This kid is going places.

Friday, June 27, 2008

Carnivorous Vegan

Okay, I think a clarification is needed. A number of you have called or written expressing concern that I was only eating jello and celery because of Sam's allergies. That was a bit of an exaggeration. I can eat more than jello and celery. I can also eat hummus and pixie stix.

Actually, there are a lot of things I can eat. As you can see by the title of this post, I'm pretty much a carnivorous vegan. I can eat the cow...just not the stuff that comes from the cow.

This has made for some interesting interactions at the grocery store. I go to WholeFoods and get smug smiles from people with dreadlocks and birkenstocks as they watch my vegan cookies, rice milk and organic cherries go across the conveyor belt. They smile as if we have a secret alliance against the world. "Ha! No animal products in this reusable grocery bag."

And then the porterhouse comes out and their smiles fade.

Tuesday, June 24, 2008

Unapologetically Personal

Not long ago I was involved in a think tank for youth ministry. As the host was gathering biographical information he asked us to write down the addresses to our websites/blogs. I started to write down my blog address before I realized that this probably wasn't the kind of site he was looking for. Talking about Sam's nursing strikes does not a professional blog make.

I started this blog out of a desire to have an academic outlet while I was pastoring in a local church. Now that I'm back in school, that need is met and I'm looking for non-academic outlets (hence my tendency towards allergies, yard clippers and gobs of chocolate on my face).

Perhaps if I graduate and get a job flipping burgers I'll once again be posting on the filioque or The Nicomachean Ethic. For now, you're stuck with random thoughts and pics of the kid. Like this one...

Sunday, June 22, 2008

Culinary Star-Crossed Lovers

Apparently a mother with allergies + a father with allergies often = baby with allergies.

Poor Sam. Two months ago we made a layman's attempt to diagnose him with a dairy allergy. Multiple doctor's visits later we've gotten positive results on dairy, egg, peanut, and possibly soy.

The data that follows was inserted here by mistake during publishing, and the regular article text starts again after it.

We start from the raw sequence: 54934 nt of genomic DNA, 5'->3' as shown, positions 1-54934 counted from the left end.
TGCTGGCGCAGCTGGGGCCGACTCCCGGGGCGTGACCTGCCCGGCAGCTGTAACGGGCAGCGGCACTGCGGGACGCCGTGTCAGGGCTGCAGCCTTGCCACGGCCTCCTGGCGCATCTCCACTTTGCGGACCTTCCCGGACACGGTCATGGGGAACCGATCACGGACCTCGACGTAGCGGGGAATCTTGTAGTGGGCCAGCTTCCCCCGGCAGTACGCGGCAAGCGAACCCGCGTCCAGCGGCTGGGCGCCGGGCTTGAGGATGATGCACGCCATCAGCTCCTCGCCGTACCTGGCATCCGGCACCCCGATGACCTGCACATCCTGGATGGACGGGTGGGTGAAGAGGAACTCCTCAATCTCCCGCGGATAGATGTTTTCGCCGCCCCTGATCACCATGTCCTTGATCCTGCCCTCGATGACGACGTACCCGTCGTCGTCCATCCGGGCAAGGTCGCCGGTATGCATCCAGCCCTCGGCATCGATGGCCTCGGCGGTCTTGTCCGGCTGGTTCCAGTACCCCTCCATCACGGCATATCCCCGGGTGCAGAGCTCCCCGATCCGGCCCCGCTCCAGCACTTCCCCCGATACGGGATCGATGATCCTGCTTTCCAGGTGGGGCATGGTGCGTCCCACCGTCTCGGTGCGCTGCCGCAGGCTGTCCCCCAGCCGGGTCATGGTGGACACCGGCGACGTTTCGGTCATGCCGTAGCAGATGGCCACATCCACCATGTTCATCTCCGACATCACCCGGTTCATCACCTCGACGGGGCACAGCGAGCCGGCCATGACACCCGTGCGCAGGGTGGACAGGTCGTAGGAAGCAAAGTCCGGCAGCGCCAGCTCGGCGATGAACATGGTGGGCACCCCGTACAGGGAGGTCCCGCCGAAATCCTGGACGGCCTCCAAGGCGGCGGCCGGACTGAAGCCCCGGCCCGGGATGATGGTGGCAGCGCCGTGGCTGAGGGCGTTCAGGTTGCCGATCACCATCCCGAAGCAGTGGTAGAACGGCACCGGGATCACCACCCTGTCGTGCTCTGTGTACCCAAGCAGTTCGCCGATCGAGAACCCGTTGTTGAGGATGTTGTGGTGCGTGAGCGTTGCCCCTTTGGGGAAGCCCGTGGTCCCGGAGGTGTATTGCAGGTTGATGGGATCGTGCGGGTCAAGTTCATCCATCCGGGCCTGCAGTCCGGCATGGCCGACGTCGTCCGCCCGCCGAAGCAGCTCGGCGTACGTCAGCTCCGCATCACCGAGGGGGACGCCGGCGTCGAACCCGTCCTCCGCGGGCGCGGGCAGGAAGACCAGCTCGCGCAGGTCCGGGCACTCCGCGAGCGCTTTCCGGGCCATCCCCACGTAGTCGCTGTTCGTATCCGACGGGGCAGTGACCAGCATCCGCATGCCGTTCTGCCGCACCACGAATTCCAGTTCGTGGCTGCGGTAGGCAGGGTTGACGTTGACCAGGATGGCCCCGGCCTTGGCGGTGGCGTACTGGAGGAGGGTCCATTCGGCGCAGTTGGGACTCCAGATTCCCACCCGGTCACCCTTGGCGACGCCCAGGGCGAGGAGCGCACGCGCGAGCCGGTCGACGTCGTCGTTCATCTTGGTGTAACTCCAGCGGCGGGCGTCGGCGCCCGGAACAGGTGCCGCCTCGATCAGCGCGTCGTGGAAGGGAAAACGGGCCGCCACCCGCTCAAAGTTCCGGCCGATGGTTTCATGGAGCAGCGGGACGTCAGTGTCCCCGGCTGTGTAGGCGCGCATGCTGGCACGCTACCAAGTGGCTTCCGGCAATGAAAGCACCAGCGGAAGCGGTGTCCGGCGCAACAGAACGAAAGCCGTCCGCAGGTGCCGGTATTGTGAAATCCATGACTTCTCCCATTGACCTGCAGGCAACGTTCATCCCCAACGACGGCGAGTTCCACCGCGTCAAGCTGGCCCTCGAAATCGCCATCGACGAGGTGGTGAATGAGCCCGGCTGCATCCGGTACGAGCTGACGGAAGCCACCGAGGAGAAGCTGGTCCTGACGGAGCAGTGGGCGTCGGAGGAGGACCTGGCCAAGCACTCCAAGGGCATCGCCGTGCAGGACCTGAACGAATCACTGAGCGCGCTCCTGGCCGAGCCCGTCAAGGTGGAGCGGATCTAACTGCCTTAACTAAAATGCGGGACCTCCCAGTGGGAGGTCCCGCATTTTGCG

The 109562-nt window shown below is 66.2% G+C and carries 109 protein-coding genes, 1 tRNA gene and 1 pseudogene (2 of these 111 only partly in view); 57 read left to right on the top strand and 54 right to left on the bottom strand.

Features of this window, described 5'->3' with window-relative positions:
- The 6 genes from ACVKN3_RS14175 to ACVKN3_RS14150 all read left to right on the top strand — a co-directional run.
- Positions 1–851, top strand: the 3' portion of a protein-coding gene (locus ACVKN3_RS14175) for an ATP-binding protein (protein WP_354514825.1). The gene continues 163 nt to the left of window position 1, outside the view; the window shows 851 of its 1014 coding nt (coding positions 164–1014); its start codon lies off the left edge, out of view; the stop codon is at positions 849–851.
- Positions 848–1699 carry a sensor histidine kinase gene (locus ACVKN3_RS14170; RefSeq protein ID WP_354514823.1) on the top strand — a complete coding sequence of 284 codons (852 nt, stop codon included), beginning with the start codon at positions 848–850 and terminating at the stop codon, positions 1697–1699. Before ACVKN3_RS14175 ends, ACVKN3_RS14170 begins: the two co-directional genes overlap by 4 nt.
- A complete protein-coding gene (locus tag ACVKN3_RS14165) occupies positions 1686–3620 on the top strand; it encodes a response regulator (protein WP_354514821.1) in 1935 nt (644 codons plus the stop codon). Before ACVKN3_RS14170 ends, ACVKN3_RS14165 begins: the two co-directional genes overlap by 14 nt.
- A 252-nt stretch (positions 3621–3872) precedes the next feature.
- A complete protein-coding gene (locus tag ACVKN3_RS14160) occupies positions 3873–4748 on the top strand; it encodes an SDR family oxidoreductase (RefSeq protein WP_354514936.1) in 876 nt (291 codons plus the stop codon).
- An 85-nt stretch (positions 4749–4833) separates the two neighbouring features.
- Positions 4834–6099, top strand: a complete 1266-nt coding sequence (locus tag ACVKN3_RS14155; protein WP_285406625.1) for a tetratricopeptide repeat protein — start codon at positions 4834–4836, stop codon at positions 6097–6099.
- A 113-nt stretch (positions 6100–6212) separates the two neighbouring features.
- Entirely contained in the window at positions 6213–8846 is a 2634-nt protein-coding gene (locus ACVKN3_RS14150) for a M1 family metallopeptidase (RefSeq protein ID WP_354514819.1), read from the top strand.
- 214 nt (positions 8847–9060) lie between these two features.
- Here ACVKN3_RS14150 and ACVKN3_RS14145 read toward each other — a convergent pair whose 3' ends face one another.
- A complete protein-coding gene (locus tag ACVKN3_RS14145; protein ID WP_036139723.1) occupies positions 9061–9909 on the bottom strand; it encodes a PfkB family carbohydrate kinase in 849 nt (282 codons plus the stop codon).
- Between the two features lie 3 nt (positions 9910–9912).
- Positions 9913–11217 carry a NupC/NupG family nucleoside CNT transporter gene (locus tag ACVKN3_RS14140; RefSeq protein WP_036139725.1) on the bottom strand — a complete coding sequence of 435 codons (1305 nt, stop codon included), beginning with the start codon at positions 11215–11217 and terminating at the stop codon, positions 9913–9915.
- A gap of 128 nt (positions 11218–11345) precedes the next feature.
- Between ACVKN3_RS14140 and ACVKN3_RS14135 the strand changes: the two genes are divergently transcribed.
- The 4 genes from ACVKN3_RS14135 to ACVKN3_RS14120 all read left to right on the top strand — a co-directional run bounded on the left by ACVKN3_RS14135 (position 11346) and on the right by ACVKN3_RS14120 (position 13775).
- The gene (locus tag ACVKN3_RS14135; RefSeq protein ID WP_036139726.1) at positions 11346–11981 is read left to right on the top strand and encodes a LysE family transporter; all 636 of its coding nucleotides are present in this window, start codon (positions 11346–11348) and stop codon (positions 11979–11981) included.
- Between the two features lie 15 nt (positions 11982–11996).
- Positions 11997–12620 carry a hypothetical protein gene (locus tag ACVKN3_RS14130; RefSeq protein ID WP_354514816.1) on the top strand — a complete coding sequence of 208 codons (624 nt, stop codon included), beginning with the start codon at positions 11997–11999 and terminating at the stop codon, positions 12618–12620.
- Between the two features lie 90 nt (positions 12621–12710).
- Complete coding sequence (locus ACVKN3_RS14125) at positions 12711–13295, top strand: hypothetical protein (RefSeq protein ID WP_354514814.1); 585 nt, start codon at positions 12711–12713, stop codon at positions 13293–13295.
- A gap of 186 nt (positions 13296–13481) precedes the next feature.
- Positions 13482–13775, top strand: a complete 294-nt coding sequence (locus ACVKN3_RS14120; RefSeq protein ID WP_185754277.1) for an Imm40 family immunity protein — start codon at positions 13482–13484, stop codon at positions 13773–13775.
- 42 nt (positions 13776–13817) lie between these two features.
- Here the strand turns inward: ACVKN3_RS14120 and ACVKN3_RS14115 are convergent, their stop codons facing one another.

Since I'm nursing (or at least, trying to), that means I'm off of these products. I figure I had it coming--I had a dairy allergy as a baby and my mother had to do the same. Believe it or not, the dairy/egg/peanut is's the soy that's the killer. It's in everything. So I'm pretty much eating jello and celery.

Maybe I'll go on strike.

Thursday, June 19, 2008

Down on the Farm

Today I took Sam to Cherry Grove Farm.
Good mom.

I forgot the sunscreen.
Bad mom.

So I kept him covered.
Good mom.

All of the pollen and dust bothered his allergies.
Bad mom.

I verbally pointed out all of the different vegetables to Sam even though I was surrounded by people who were wondering why I was talking to someone who couldn't talk back.
Good mom.

At one point I looked down and he had a sharp pair of clippers in his hand. Seriously--I don't know how he got them.
Very bad mom.

I got peas to turn into baby food.
Good mom.

They were organic.
Very good mom.

(For those of you who are curious, Sam is still on strike. This kid is tough. He's got standards.)

Wednesday, June 18, 2008

A Brief Hiatus: Sam's on Strike Day 3

At 1:07 am Samuel James Drury took a brief hiatus from his strike. The poor little guy was tired and disoriented and momentarily forgot about his lofty principles.

Once fully awake, Sam must have been horrified by his weak will because the strike was resurrected...either that or his union leader got on his case...they've been in contact...I think Sam has bluetooth.

Tuesday, June 17, 2008

Sam's on Strike--Day 2

For the past 36 hours Sam has absolutely refused to nurse. He'll take a bottle, but nursing makes him arch his back and growl.I called my lactation consultant who nonchalantly said, "Oh yes, Sam's on a nursing strike." son's on strike. Apparently this happens to babies. Supposedly Sam could keep this up for a week or so.

I don't know why he's striking. I've been trying to figure out what his demands could possibly be. Later bedtime? Less tummy time? He probably wants a pony. Sigh.

Thursday, June 05, 2008

I'm a bad, bad mom

For the past week Sam has been making a high-pitched, hyena-like squeal. The squeal is always followed by a big smile. We had friends over the other day and made them listen to this new noise. We all had a good laugh. It's pretty least, it was pretty funny.